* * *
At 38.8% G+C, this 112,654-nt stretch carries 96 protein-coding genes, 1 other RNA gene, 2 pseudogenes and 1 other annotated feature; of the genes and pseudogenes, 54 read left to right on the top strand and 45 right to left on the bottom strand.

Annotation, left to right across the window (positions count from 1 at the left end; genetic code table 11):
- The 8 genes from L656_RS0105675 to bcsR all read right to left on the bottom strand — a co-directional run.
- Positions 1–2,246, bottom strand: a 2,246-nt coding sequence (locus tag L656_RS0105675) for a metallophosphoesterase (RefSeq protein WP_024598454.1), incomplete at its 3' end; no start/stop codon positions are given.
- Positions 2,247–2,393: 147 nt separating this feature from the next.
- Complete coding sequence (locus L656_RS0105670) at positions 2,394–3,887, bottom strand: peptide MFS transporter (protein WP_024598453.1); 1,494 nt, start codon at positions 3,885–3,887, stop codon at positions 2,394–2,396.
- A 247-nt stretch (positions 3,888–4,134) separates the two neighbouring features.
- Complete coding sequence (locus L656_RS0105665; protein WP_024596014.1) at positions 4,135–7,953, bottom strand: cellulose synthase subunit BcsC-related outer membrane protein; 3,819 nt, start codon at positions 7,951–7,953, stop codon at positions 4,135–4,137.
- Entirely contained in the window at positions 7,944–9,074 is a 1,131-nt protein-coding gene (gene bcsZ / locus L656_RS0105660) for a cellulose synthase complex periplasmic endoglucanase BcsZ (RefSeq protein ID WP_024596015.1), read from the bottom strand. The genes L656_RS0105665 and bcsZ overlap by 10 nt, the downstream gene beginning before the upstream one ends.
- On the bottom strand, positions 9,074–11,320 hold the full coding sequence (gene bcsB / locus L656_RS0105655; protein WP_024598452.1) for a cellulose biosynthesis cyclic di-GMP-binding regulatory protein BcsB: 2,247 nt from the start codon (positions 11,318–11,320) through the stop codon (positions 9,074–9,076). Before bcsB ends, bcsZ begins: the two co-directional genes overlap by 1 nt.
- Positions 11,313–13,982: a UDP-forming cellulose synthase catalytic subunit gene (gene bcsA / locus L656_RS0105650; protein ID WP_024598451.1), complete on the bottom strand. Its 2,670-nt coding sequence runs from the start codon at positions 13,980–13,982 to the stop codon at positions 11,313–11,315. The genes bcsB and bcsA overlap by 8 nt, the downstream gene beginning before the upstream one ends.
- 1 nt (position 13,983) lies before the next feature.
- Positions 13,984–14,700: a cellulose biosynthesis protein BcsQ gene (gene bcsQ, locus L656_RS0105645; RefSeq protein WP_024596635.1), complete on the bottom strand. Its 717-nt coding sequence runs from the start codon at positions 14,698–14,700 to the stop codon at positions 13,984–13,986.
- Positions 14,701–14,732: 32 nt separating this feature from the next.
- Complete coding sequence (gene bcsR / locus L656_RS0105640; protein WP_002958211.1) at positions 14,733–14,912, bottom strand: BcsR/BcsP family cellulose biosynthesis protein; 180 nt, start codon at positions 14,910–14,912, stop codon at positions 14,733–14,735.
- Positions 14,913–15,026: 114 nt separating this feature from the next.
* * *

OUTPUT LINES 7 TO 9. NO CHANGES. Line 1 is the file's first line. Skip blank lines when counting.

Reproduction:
- A 247-nt stretch (positions 3,888–4,134) separates the two neighbouring features.
- Complete coding sequence (locus L656_RS0105665; protein WP_024596014.1) at positions 4,135–7,953, bottom strand: cellulose synthase subunit BcsC-related outer membrane protein; 3,819 nt, start codon at positions 7,951–7,953, stop codon at positions 4,135–4,137.
- Entirely contained in the window at positions 7,944–9,074 is a 1,131-nt protein-coding gene (gene bcsZ / locus L656_RS0105660) for a cellulose synthase complex periplasmic endoglucanase BcsZ (RefSeq protein ID WP_024596015.1), read from the bottom strand. The genes L656_RS0105665 and bcsZ overlap by 10 nt, the downstream gene beginning before the upstream one ends.